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How to keep my computers cool in the dispatch center?

Posted by Ken Carson on May 25, 2015 8:00:00 AM

    

COOLKeeping your computers cool is an important concern to address in your dispatch center as a hot, running computer will show you the blue screen of death if it gets too warm. While this is a built-in fail-safe for the CPU itself, this is not what a dispatcher wants, especially in the middle of an important call. Computers that run on higher temperatures also tend to have shorter life spans which can lead to spending budget money sooner than you would like.

So, how do I keep my computer operating at the right temperature?

First off, computers are designed to run at room temperature; this means between 70 and 80 degrees (Fahrenheit). You do have a little wiggle room here, but for the sake of simplicity, let’s assume that your room is in that range. Interestingly enough, I have a friend who is an HVAC engineer, and she said that each computer puts off the heat of one person. This gives you a good idea of how much heat they really expel.

Obviously, placing the computers in computer compartments / cabinets at each dispatchers’ console is how most centers work. 911 dispatch centers do not like to have computers out in the open for many reasons.

Fortunately, there are a few ways to design a cabinet to keep your computer from overheating, and here are some points to consider to help you make sure your compartment allows your computer to function at the ideal temperature:

  • Avoid cabinets with no vents. We all know where this is going; if there is no venting, the computers will overheat in a matter of hours.

  • Understand what makes passive vents work. Creating passive vents basically means putting a bunch of holes in the cabinet in order to let the heat escape. The problem with this is that, since heat rises, it will get stuck at the top of the cabinet unless the top is vented. This is why data center professionals use the “chimney effect” to let the hot air rise out of the top of the rack. Data centers started with passive venting years ago and quickly introduced airflow. Now they have a whole industry consisting of engineers who specialize in ventilation for data centers.

  • If the top is vented, make sure the vents are large enough for the heat to escape. Remember that each computer puts out the heat of one person. If an HVAC engineer uses this information to plan out their complete building system, try to think about what you’d need for just a small space with 4 computers in it.

  • Think about using active vents. This is a combination of utilizing both a fan and venting on the side of the cabinet. Look for fans that have a low noise rating in order to minimize office distraction. Noise is measured in decibels (dB), and to help you better understand what this means, consider the fact that a standard office is 55dB while a whisper in a library is only 34dB. Seek out fans that are rated below that 34dB mark as anything in the 25dB range is virtually silent.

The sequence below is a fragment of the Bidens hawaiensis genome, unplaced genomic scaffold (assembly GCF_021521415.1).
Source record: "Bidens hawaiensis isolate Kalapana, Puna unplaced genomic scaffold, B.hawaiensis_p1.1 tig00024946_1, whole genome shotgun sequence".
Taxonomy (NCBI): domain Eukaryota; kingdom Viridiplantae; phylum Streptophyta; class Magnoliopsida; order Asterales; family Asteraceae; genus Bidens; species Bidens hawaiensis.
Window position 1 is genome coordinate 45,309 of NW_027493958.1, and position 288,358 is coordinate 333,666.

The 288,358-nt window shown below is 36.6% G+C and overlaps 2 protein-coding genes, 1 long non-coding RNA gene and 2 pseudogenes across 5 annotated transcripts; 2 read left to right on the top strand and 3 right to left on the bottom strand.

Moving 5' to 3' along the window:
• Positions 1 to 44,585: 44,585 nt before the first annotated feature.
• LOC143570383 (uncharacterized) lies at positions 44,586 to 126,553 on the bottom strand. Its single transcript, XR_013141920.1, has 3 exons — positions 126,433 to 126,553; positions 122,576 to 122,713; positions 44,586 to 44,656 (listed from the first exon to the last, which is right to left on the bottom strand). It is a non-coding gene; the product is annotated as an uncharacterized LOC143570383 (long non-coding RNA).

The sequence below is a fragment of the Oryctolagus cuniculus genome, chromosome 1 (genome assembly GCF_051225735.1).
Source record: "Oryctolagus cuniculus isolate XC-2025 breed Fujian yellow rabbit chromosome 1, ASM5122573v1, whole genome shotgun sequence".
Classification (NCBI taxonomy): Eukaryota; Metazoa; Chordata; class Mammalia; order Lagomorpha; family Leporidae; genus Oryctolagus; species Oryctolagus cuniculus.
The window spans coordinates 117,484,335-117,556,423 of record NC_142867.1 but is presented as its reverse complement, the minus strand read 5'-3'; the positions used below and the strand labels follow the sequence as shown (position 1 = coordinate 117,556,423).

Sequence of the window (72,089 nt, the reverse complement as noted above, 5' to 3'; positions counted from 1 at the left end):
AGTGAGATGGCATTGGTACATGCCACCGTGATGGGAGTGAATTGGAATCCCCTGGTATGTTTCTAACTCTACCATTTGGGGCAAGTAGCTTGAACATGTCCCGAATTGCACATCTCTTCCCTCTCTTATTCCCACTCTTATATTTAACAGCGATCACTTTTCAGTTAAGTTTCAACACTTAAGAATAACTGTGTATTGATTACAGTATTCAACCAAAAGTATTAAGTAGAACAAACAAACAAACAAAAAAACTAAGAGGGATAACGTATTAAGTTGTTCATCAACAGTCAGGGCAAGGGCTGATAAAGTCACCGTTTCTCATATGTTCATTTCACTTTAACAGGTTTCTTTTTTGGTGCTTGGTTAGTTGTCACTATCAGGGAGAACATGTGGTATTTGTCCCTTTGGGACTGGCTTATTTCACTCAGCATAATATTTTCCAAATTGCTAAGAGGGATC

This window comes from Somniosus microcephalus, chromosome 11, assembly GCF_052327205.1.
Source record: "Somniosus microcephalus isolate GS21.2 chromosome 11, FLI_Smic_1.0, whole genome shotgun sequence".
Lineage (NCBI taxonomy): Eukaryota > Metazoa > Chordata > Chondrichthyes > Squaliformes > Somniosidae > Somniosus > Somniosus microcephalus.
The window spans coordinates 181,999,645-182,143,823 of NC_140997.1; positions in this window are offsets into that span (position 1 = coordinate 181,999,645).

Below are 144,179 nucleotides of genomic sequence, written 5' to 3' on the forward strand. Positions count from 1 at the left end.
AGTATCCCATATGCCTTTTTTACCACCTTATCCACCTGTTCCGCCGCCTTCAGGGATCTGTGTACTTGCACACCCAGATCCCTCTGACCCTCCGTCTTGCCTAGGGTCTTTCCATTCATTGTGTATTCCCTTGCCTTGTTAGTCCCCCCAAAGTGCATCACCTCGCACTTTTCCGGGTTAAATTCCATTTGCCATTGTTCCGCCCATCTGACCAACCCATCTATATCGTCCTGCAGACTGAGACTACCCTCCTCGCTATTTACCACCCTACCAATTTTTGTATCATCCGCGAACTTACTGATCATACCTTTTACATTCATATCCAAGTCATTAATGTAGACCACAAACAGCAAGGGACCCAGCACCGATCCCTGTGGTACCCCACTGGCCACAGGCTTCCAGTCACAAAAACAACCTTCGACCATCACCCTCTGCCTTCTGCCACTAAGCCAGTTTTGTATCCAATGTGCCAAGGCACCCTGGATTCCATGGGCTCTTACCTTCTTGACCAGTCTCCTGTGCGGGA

Now that you understand what kind of cabinet design to look into, it’s important to investigate what type of material is best for heat dissipation. Most consoles are built of either laminate or metal and will hold heat for a long time. Metal expands with heat, so the sheet metal console’s walls will flex out just a little when they get warm. This is why you have gaps between body panels on cars. (Otherwise, no one in Arizona would be able to drive in the afternoon.)

Laminate construction consists of particle board with a thermally-fused hard cover over it. Wood is not much of a conductor of heat, so it will not expand like a sheet metal console. Does wood hold more heat than metal does?

The answer to this is that both metal and laminate are good materials to build a console with. What really matters is that the design allows for airflow and incorporates fans to achieve this. Getting the airflow to travel through the computer (from the front to the rear of the machine) is what the console should be designed to do. For ideal results, look for a product that accomplishes this.

One other critical thing to look into when searching for dispatch consoles is where the forced air heater is in relation to the computer cabinets. If you have heat running to keep the dispatcher’s feet warm, where does that heat go? If the computers are close to that heat source, you may actually be warming up the computers. 

These are some of the small details that make a big difference in regards to how your dispatch console performs, and paying attention to these will help your dispatch center greatly when you are shopping for new furniture.

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